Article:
Are China’s big cities no longer attracting young people?

International Business News  –  A leaf knows the autumn, and you can tell the warmth of the economy from the population.

The latest statistics show that for the first time, first-tier cities are experiencing a collective population decline. Not only Beijing and Shanghai’s population will decrease by 43,000 and 135,400 respectively in 2022, but even Shenzhen has seen a decrease in population – the city’s resident population will be 17,661,800 in 2022, while at the end of 2021, the city’s resident population will be 17,681,600, which means Shenzhen The population decreased by 19,800 people.

What does this change mean? What is the impact on the economy?

The fading of the city of desires

No big city has seen its population shrink more starkly than Shenzhen, the city that epitomises China’s brutal economic growth.

To paraphrase a famous saying, this is the light of life, the fire of desire, and even the sin and soul of the economy. It can be said that Shenzhen is a perfect metaphor for China’s economy, a southern city that has always been unafraid to admit the shortage of its own cultural character, while the enviable youth superimposed on the desire to climb regardless is the main theme of the city, and money is the stimulant that keeps the city awake day and night.

What’s more, Shenzhen has been playing the welcome card to all parties, compared to Beijing and Shanghai, which have been shouting in high profile about population control in the past few years. Shenzhen has always been defined as a city of money, high housing prices did not scare off young people from all over the country, “come to be a Shenzhener” is not a vague slogan, these years Shenzhen’s settlement threshold has been the lowest in the first-tier cities, some years ago soaring housing prices also made a number of speculative nouveau riche.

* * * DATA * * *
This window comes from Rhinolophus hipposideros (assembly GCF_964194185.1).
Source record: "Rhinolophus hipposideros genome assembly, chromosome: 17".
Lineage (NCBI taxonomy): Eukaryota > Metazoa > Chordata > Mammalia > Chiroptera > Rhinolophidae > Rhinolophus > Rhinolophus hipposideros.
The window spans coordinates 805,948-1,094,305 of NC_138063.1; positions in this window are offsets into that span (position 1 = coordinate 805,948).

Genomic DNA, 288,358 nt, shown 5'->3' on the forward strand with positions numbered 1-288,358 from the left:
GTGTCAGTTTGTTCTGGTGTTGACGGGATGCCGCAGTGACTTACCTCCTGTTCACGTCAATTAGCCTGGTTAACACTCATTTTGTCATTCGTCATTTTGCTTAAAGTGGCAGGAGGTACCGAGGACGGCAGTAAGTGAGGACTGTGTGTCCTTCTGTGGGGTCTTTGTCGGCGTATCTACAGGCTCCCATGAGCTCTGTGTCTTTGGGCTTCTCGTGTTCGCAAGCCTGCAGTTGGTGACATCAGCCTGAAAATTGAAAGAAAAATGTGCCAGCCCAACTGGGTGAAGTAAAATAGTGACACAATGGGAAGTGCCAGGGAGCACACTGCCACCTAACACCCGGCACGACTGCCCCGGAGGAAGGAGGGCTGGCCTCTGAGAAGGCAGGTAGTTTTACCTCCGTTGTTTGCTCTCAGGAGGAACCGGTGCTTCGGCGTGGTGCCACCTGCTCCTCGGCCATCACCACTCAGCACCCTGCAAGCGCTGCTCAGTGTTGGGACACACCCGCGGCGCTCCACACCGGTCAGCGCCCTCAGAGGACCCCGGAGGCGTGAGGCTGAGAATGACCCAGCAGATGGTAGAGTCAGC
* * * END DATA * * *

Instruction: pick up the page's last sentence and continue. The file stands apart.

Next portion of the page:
In 2022, the number of permanent residents in Shenzhen declined for the first time since the city was established. A decrease of less than 20,000 people, or even just one year’s worth of data, is certainly not a big deal when viewed statically, but the signal implications are cause for reflection. From the perspective of Shenzhen’s declining population, one can get a glimpse of the ceiling constraints of China’s first-tier cities – that is, has the economic human logic that used to give enough incentives to first-tier cities come to an end?

Most Chinese people, unafraid to work hard, as long as this hard work has enough counter-value, this is human nature, no excuse, but also the result of economic rationality. When we look at the opportunity of population expansion in big cities in the past, it also lies in the fact that big cities provide enough various kinds of games and enough incentives for people in the bureau, but nowadays, this incentive is a bit chicken-hearted and even hard to swallow.

The input-output ratio of first-tier cities is declining

The first-tier cities are the perfect mapping of China’s dream, so to speak, and they are the economic engine of China. Once the economic growth slows down, it is naturally the first to send a chill through the first-tier cities.

From the past to the present, first-tier cities have been the most market-oriented areas in China, accumulating the best opportunities and attracting the best talent in China, and naturally creating the sky-high real estate prices in Chinese cities. The subtle difference is that as first-tier cities become more and more voluminous, the cost of becoming an urban middle class becomes higher and the opportunity slimmer.